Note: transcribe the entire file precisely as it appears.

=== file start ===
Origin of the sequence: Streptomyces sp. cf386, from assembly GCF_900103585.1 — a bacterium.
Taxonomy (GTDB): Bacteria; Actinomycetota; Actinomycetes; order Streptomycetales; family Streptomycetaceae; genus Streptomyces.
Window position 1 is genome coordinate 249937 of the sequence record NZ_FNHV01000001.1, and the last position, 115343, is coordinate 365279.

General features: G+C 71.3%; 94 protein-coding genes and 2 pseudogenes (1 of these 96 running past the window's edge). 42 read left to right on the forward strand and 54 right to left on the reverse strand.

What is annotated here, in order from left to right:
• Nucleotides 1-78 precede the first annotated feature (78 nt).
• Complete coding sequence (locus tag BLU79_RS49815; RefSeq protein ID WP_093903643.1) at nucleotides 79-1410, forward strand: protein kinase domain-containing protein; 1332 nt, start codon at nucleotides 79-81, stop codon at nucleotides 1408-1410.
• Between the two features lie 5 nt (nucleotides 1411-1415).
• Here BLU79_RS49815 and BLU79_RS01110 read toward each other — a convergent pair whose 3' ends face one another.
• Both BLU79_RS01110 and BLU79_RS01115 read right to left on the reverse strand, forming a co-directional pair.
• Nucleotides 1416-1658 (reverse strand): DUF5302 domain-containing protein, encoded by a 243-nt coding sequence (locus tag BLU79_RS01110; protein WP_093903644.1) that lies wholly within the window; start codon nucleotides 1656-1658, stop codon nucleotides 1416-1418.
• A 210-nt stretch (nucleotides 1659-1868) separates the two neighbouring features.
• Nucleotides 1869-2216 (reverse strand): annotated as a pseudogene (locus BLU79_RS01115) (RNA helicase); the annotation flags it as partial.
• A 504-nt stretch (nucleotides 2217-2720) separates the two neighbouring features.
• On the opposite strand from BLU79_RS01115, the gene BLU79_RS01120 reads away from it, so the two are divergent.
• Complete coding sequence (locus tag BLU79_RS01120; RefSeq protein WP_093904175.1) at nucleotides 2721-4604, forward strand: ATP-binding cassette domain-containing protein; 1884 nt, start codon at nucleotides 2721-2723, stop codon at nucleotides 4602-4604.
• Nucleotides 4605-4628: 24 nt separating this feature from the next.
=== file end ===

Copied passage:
Origin of the sequence: Streptomyces sp. cf386, from assembly GCF_900103585.1 — a bacterium.
Taxonomy (GTDB): Bacteria; Actinomycetota; Actinomycetes; order Streptomycetales; family Streptomycetaceae; genus Streptomyces.
Window position 1 is genome coordinate 249937 of the sequence record NZ_FNHV01000001.1, and the last position, 115343, is coordinate 365279.

General features: G+C 71.3%; 94 protein-coding genes and 2 pseudogenes (1 of these 96 running past the window's edge). 42 read left to right on the forward strand and 54 right to left on the reverse strand.

What is annotated here, in order from left to right:
• Nucleotides 1-78 precede the first annotated feature (78 nt).
• Complete coding sequence (locus tag BLU79_RS49815; RefSeq protein ID WP_093903643.1) at nucleotides 79-1410, forward strand: protein kinase domain-containing protein; 1332 nt, start codon at nucleotides 79-81, stop codon at nucleotides 1408-1410.
• Between the two features lie 5 nt (nucleotides 1411-1415).
• Here BLU79_RS49815 and BLU79_RS01110 read toward each other — a convergent pair whose 3' ends face one another.
• Both BLU79_RS01110 and BLU79_RS01115 read right to left on the reverse strand, forming a co-directional pair.
• Nucleotides 1416-1658 (reverse strand): DUF5302 domain-containing protein, encoded by a 243-nt coding sequence (locus tag BLU79_RS01110; protein WP_093903644.1) that lies wholly within the window; start codon nucleotides 1656-1658, stop codon nucleotides 1416-1418.
• A 210-nt stretch (nucleotides 1659-1868) separates the two neighbouring features.
• Nucleotides 1869-2216 (reverse strand): annotated as a pseudogene (locus BLU79_RS01115) (RNA helicase); the annotation flags it as partial.
• A 504-nt stretch (nucleotides 2217-2720) separates the two neighbouring features.
• On the opposite strand from BLU79_RS01115, the gene BLU79_RS01120 reads away from it, so the two are divergent.
• Complete coding sequence (locus tag BLU79_RS01120; RefSeq protein WP_093904175.1) at nucleotides 2721-4604, forward strand: ATP-binding cassette domain-containing protein; 1884 nt, start codon at nucleotides 2721-2723, stop codon at nucleotides 4602-4604.
• Nucleotides 4605-4628: 24 nt separating this feature from the next.